Stink Bug Species Life Cycle Identification Benefit
Dallas (Alcaeorrhynchus grandis)
Egg to adult = 59 to 60 days
Male: 16 to 21 mm
Female: 18 to 25 mm
Color: Variegated brown, dark bands on legs, dark maculations around the abdomen
Often eats soybean pests
Florida predatory stink bug (Euthyrhynchus floridanus) Egg to adult = 89 days Male: 12 mm
Female: 17 mm
Color: Blue-black or purple-brown, red spots on the sides and rear, spine on the back
Eats many types of pest insects
Rough stink bug (Brochymena sulcata) Egg to adult = 80 days 12 to 19 mm
Color: Flat, mottled grey and black, blends well with tree bark
Eats leaf beetle larvae and caterpillars
Spined soldier bug (Podisus maculiventris) Egg to adult = 27 to 38 days Male: 11 mm
Female: Typically a touch larger
Color: Similar in color to the Dallas
Eats all types of pests, including Pentatomids (the most invasive agricultural pests on the planet)
Dallas ( Alcaeorrhynchus grandis) John P. Friel, CC BY 4.0, via Wikimedia Commons

#3 They Don’t Bite or Sting

There are as many sizes of stink bugs as there are species. Some types grow up to 2 cm long and can be the same width as well. Understandably, many people are afraid these critters could do some damage.

But despite the stink bug’s iconic needle mouth, they aren’t built for piercing, biting, or stinging human skin. As a result, they can’t break through the surface.

The critter’s mouthparts are structured to puncture the flesh of soft fruit and other plants enough to reach their proboscis inside to feed. The “needle” hides between their legs when they aren’t using it.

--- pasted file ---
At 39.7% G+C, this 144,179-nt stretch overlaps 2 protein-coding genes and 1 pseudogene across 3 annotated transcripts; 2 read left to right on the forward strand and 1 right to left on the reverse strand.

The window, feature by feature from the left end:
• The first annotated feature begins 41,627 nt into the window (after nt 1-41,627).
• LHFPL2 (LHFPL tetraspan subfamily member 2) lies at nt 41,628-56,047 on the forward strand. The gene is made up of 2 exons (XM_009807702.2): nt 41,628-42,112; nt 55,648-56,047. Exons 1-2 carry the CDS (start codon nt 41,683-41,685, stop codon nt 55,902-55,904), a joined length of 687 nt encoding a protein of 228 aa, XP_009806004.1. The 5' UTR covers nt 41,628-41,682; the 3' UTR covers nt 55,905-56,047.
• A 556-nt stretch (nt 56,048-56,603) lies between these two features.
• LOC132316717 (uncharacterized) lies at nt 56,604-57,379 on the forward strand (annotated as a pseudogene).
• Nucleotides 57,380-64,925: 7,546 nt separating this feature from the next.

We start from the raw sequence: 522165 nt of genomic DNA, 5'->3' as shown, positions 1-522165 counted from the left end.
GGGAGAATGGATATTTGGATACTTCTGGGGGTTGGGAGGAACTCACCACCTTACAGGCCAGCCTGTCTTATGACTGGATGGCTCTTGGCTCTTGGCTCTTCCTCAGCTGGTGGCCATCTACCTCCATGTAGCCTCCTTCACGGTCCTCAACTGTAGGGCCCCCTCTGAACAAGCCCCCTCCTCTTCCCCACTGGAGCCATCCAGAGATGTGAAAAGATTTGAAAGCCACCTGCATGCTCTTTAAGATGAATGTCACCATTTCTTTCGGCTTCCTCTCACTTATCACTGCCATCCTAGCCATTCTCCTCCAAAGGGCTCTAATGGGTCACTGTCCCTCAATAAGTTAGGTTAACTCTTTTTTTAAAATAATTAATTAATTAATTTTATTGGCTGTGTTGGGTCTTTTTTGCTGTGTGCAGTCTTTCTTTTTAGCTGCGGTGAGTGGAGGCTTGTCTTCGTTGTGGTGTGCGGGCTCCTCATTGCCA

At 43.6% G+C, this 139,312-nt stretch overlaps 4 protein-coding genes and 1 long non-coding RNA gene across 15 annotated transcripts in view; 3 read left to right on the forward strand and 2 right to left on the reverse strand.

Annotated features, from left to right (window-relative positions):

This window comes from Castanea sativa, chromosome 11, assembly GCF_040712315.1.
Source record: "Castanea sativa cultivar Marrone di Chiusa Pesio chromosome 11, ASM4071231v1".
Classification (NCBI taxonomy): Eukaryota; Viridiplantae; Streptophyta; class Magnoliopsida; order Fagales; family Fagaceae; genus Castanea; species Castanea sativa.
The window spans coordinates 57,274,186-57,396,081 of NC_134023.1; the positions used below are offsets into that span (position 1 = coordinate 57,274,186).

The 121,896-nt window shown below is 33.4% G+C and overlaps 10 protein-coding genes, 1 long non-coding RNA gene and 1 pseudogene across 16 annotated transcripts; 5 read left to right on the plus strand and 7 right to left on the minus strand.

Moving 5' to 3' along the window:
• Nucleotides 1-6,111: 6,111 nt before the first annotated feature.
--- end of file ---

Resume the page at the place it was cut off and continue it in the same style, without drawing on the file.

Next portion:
With that said, it’s worth noting that you might experience irritated, itchy, red skin if you come into contact with these bugs.

Why? Because their exoskeleton contains incredibly share edges that human skin doesn’t take too kindly to. But don’t worry too much; this irritation will subside after a few hours — especially with the help of soothing topical creams.

#4 They Aren’t Breeding in Your Home

If you have stink bugs in your home, the most common time to spot them is in the fall.

As soon as October rolls around, clusters of stink bugs come into your home to seek refuge.

Any cracks around your windows, chimneys, baseboards, door frames and other crevices are perfect for the bugs to sneak into and make your house their home for the winter. 

They can’t tolerate cold weather. So, they hide out inside your house throughout the chilly months, entering a stage of hibernation called diapause.

During this part of their life cycle, they don’t eat, and they indeed don’t reproduce.

Stink bugs won’t be making an egg-filled nest in your abode anytime soon, that’s for sure! They’re incapable of laying until the warmth kicks in around the springtime.

Thankfully, when spring comes, the stink bugs will say goodbye to your home. If they can, they’ll leave the same way they came.

Chances are if you spot any inside your home during spring, they’re making their way out since living with you for the entirety of winter! 

#5 They Are Devoted Parents

You don’t often see much empathy or parental tender loving care in the insect kingdom. But the stink bug is different. They are the epitome of what it means to be a great mother, father, or guardian, protecting both their eggs and young.